Graduation Year


Date of Submission


Document Type

Campus Only Senior Thesis

Degree Name

Bachelor of Arts


Environmental Analysis

Reader 1

Pey-Yi Chu

Reader 2

Marc Los Huertos

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© 2017 Jack P. Carroll


The San Gabriel Mountains, which frame the Los Angeles skyline and lock in the Los Angeles Basin to the north, provide the most forest land, wilderness area and open space in the Greater Los Angeles region. Since the 1800s, the federal government has managed the area as a reserve, forest and national monument. While most federally-managed lands are not located near a city, the San Gabriels are uniquely situated in close proximity to more than 15 million people. This fact has undeniably influenced the evolution of their management and the federal government's approach. This thesis analyzes the dialogue surrounding the management of the public lands in the San Gabriel Mountains and places it within broader dialogues that have taken place nationwide. Chapter One focuses on this dialogue during the Conservation Era, when the management of the mountains was in its infancy, and Chapter Two focuses on contemporary times and uses President Obama's 2014 national monument designation as a reference point. The thesis concludes that, over time, the management of this region has been crucial in the larger picture of forestry, conservation and environmental politics.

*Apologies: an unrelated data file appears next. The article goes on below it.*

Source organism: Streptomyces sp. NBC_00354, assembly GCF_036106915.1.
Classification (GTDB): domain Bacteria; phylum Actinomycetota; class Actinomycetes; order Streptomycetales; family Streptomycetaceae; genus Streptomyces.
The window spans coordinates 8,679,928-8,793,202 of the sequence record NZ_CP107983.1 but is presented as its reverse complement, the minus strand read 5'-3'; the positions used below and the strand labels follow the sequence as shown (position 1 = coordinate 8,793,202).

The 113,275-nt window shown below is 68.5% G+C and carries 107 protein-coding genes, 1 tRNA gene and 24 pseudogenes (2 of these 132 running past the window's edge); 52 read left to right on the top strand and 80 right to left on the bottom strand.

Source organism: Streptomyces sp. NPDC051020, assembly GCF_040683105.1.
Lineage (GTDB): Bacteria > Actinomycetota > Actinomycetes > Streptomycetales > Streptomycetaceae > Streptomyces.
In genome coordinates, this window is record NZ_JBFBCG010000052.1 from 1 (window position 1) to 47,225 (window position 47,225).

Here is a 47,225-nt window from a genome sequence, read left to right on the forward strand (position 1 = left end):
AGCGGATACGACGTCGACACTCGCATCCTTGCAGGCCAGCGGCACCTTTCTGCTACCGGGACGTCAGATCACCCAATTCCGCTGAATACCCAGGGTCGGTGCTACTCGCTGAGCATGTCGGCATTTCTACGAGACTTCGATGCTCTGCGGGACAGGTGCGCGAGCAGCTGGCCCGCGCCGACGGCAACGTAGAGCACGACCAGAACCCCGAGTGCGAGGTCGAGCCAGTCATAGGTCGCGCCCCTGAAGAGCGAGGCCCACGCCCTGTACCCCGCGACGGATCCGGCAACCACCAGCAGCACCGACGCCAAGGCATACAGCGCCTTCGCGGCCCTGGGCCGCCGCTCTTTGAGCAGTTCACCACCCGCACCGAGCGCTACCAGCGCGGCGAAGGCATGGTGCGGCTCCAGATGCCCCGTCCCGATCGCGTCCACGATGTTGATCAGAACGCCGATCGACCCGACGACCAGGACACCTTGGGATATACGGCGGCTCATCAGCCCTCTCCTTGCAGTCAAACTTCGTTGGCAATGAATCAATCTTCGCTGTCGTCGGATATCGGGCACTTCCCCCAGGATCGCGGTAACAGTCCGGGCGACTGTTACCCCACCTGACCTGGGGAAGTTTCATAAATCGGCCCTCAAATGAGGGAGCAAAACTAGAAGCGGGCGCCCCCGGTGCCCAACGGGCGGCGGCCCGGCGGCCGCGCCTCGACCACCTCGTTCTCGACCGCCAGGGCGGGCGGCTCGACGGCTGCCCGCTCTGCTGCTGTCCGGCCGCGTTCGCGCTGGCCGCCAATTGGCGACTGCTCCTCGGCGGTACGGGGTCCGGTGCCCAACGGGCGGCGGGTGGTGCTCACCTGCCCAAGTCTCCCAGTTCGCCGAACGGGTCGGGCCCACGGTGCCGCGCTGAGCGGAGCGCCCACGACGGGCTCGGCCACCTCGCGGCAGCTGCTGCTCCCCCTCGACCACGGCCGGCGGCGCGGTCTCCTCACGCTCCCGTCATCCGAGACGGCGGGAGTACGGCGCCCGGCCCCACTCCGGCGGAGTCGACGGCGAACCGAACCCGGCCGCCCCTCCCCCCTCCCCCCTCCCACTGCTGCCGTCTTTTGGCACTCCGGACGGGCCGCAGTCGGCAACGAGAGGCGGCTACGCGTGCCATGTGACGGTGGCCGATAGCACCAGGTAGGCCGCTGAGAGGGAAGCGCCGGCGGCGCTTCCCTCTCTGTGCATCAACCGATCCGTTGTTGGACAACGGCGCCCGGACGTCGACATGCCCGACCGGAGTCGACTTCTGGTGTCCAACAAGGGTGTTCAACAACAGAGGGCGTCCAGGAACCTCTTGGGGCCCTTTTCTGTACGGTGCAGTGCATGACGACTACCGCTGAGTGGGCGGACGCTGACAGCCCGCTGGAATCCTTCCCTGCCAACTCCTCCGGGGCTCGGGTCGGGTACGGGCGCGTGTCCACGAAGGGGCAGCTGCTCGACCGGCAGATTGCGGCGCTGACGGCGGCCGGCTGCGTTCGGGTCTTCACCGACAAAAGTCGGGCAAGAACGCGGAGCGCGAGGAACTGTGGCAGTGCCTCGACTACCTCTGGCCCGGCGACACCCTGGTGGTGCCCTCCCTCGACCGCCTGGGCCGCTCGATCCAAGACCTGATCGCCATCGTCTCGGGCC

This thesis is restricted to the Claremont Colleges current faculty, students, and staff.